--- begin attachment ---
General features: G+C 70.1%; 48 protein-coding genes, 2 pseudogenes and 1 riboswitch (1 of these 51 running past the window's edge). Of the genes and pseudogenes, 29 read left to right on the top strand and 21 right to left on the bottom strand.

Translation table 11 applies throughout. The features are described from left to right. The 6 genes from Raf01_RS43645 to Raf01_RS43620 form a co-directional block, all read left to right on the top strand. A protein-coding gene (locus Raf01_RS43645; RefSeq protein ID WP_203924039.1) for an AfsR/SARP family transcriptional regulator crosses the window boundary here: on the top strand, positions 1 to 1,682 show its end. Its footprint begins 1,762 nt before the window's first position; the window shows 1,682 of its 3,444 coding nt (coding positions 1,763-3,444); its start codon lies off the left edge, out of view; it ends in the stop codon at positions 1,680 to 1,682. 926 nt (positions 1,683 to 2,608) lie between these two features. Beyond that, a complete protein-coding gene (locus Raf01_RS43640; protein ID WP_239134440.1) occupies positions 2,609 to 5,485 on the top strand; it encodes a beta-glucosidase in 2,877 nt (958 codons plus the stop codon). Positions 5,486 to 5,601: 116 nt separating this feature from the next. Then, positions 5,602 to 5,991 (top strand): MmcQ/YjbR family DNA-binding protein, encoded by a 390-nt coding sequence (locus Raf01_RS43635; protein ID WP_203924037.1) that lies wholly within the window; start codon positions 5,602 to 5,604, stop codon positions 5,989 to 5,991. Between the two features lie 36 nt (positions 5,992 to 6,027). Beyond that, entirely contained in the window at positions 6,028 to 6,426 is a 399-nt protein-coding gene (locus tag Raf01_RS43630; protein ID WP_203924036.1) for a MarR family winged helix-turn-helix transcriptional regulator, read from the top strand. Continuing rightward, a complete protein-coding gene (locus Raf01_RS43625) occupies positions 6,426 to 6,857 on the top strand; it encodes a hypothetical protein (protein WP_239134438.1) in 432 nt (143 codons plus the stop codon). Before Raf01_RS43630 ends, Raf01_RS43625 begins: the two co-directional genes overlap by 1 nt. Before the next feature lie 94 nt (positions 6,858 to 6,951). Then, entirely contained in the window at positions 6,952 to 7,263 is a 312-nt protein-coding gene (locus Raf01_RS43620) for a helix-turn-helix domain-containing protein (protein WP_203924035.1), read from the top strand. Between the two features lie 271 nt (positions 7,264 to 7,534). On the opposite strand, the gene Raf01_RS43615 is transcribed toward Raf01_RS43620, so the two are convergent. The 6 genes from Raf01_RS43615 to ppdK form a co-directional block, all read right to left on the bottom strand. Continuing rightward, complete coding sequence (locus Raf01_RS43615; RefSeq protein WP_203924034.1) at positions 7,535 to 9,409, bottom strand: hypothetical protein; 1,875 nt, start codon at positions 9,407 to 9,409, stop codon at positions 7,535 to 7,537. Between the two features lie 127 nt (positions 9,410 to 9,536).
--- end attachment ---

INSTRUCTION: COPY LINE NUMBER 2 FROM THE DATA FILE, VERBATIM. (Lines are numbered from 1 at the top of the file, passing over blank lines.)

Translation table 11 applies throughout. The features are described from left to right. The 6 genes from Raf01_RS43645 to Raf01_RS43620 form a co-directional block, all read left to right on the top strand. A protein-coding gene (locus Raf01_RS43645; RefSeq protein ID WP_203924039.1) for an AfsR/SARP family transcriptional regulator crosses the window boundary here: on the top strand, positions 1 to 1,682 show its end. Its footprint begins 1,762 nt before the window's first position; the window shows 1,682 of its 3,444 coding nt (coding positions 1,763-3,444); its start codon lies off the left edge, out of view; it ends in the stop codon at positions 1,680 to 1,682. 926 nt (positions 1,683 to 2,608) lie between these two features. Beyond that, a complete protein-coding gene (locus Raf01_RS43640; protein ID WP_239134440.1) occupies positions 2,609 to 5,485 on the top strand; it encodes a beta-glucosidase in 2,877 nt (958 codons plus the stop codon). Positions 5,486 to 5,601: 116 nt separating this feature from the next. Then, positions 5,602 to 5,991 (top strand): MmcQ/YjbR family DNA-binding protein, encoded by a 390-nt coding sequence (locus Raf01_RS43635; protein ID WP_203924037.1) that lies wholly within the window; start codon positions 5,602 to 5,604, stop codon positions 5,989 to 5,991. Between the two features lie 36 nt (positions 5,992 to 6,027). Beyond that, entirely contained in the window at positions 6,028 to 6,426 is a 399-nt protein-coding gene (locus tag Raf01_RS43630; protein ID WP_203924036.1) for a MarR family winged helix-turn-helix transcriptional regulator, read from the top strand. Continuing rightward, a complete protein-coding gene (locus Raf01_RS43625) occupies positions 6,426 to 6,857 on the top strand; it encodes a hypothetical protein (protein WP_239134438.1) in 432 nt (143 codons plus the stop codon). Before Raf01_RS43630 ends, Raf01_RS43625 begins: the two co-directional genes overlap by 1 nt. Before the next feature lie 94 nt (positions 6,858 to 6,951). Then, entirely contained in the window at positions 6,952 to 7,263 is a 312-nt protein-coding gene (locus Raf01_RS43620) for a helix-turn-helix domain-containing protein (protein WP_203924035.1), read from the top strand. Between the two features lie 271 nt (positions 7,264 to 7,534). On the opposite strand, the gene Raf01_RS43615 is transcribed toward Raf01_RS43620, so the two are convergent. The 6 genes from Raf01_RS43615 to ppdK form a co-directional block, all read right to left on the bottom strand. Continuing rightward, complete coding sequence (locus Raf01_RS43615; RefSeq protein WP_203924034.1) at positions 7,535 to 9,409, bottom strand: hypothetical protein; 1,875 nt, start codon at positions 9,407 to 9,409, stop codon at positions 7,535 to 7,537. Between the two features lie 127 nt (positions 9,410 to 9,536).